Having been in the presence of Maharaj-ji, I have come to trust the way a being like that is in the universe. It’s like knowing somebody who lives a little farther up the mountain and can see farther than you can. The view from there is perfection — not perfection as something to be achieved, but perfection in what is. Maharaj-ji kept saying to me in various ways, “Ram Dass, don’t you see it’s all perfect?” And yet Maharaj-ji spent all his life being there for people, helping them with their lives, feeding them, and just loving them.
The art of life is to stay wide open and be vulnerable, yet at the same time to sit with the mystery and the awe and with the unbearable pain — to just be with it all. I’ve been growing into that wonderful catchphrase, “be here now,” for the last forty years. Here and now has within it a great richness that is just enough.
If somebody asks me, “Ram Dass, are you happy?” I stop and look inside. “Yes, I’m happy.” “Ram Dass, are you sad?” “Yes, I’m sad.” Answering those questions, I realize that all of those feelings are present. Imagine the richness of a moment in which everything is present: the pain of a broken heart, the joy of a new mother holding her baby, the exquisiteness of a rose in bloom, the grief of losing a loved one. This moment has all of that. It is just living truth.
The saving grace is being able to witness suffering from the perspective of the soul. Another way to say it is that the saving grace is having faith. Living in the fullness of the moment with joy and suffering, witnessing it in all its perfection, our hearts still go out to those who are suffering.
If we live in the moment, we are not in time. If you think, “I’m a retired person. I’ve retired from my role,” you are looking back at your life. It’s retrospective; it’s life in the rearview mirror. If you’re young, you might be thinking, “I have my whole life ahead of me. This is what I’ll do later.” That kind of thinking is called time binding. It causes us to focus on the past or the future and to worry about what comes next.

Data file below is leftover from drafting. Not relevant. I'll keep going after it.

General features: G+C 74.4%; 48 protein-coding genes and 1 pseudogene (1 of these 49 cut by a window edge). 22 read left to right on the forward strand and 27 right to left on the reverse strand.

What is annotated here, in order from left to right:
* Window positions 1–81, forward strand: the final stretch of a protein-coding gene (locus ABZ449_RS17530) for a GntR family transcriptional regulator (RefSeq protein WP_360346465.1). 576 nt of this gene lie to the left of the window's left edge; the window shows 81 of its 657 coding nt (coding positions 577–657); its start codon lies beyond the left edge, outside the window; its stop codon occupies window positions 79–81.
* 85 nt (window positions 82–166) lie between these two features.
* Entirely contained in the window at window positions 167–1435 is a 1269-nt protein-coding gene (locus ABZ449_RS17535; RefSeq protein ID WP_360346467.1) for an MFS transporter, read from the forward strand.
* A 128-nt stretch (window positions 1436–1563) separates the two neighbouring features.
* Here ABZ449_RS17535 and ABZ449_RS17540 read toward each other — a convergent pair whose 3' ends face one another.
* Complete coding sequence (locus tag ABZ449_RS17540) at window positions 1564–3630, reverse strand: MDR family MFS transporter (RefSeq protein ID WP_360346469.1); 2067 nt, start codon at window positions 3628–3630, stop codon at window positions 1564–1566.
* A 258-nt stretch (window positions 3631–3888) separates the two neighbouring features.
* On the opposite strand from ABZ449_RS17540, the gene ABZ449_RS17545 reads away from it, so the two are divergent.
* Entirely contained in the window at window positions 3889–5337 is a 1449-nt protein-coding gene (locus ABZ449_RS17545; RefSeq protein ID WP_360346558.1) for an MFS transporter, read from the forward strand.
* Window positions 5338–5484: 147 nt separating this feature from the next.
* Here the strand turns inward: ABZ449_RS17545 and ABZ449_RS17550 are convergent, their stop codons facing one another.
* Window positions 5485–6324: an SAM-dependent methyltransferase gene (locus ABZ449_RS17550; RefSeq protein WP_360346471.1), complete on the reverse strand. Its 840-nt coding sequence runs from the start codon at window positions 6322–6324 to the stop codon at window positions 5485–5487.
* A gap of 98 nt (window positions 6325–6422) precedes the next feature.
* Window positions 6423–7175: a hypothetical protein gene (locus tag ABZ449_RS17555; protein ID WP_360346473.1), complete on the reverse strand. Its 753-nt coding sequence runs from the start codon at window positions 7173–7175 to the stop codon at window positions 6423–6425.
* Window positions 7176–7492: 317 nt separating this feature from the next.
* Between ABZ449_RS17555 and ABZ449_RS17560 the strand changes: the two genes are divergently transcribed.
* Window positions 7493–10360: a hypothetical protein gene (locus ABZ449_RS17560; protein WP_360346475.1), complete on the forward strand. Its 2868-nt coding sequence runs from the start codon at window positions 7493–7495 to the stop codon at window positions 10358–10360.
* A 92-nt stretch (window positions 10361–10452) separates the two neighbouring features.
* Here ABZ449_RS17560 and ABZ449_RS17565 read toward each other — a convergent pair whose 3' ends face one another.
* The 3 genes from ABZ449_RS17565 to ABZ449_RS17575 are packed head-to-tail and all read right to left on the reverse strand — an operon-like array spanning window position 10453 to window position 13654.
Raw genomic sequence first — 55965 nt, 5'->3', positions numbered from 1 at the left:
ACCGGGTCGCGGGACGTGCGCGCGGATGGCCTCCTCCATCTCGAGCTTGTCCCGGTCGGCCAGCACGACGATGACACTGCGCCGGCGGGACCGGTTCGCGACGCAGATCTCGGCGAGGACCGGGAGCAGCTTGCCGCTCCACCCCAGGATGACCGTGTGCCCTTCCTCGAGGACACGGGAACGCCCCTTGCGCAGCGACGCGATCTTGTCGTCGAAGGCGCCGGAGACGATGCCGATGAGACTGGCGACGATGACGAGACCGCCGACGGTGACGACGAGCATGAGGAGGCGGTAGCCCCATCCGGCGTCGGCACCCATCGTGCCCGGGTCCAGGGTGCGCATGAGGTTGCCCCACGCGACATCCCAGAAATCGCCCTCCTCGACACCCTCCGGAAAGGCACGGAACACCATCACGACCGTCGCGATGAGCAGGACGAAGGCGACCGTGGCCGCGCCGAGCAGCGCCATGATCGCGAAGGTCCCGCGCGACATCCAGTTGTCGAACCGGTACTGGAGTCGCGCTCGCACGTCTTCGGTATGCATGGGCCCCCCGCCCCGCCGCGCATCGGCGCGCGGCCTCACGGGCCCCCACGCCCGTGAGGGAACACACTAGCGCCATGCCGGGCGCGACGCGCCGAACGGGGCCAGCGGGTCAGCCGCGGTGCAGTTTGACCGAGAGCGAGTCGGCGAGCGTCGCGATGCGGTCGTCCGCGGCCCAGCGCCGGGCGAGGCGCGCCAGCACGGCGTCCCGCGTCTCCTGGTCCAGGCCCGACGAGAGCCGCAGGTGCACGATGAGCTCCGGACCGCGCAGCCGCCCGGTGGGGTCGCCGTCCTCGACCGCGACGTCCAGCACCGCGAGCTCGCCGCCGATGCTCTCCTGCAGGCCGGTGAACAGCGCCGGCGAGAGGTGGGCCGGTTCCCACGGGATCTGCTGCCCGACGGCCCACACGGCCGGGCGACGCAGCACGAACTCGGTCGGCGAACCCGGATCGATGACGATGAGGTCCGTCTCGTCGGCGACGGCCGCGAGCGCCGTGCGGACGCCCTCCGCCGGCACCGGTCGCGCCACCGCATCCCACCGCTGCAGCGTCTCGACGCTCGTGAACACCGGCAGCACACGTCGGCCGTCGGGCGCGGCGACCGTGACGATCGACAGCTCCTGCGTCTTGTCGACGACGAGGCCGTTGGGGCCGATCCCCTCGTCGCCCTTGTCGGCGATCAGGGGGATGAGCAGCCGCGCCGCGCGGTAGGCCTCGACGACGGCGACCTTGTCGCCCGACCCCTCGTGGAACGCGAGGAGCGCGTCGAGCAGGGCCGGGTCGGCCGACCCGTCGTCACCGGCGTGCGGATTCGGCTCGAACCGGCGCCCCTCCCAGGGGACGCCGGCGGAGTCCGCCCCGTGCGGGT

Getting caught up in memories of the past or worrying about the future is a form of self-imposed suffering. Either retirement or youth can be seen as moving on, a time for something different, something new. Start fresh. It’s a new moment. Aging is not a culmination. Youth isn’t preparation for later. This isn’t the end of the line or the beginning. Now isn’t a time to look back or plan ahead. It’s time to just be present. The present is timeless. Being in the moment, just being here with what is, is ageless, eternal.
It is extraordinary how near we are to our deeper being. It’s just a thought away. And the thoughts that take us away from it create so much suffering. The thought “I am this body” causes suffering. I might think, “Well, my body used to be able to do this. My hair didn’t used to be gray. I used to be stronger. I used to be thinner. I used to be . . .” Those thoughts cause suffering because the body is what it is. We do everything we can to stay safe and healthy, but illness, age, and accidents still affect us. Maharaj-ji said, “No one has the power even to keep their own body safe.” The Buddha is right: this body is in time. But we are just here, in this moment.
– Excerpt from Ram Dass’ book Polishing the Mirror: How to Live from Your Spiritual Heart
Photo by Col Ford & Natasha de Vere on Flickr. Used under the creative commons license.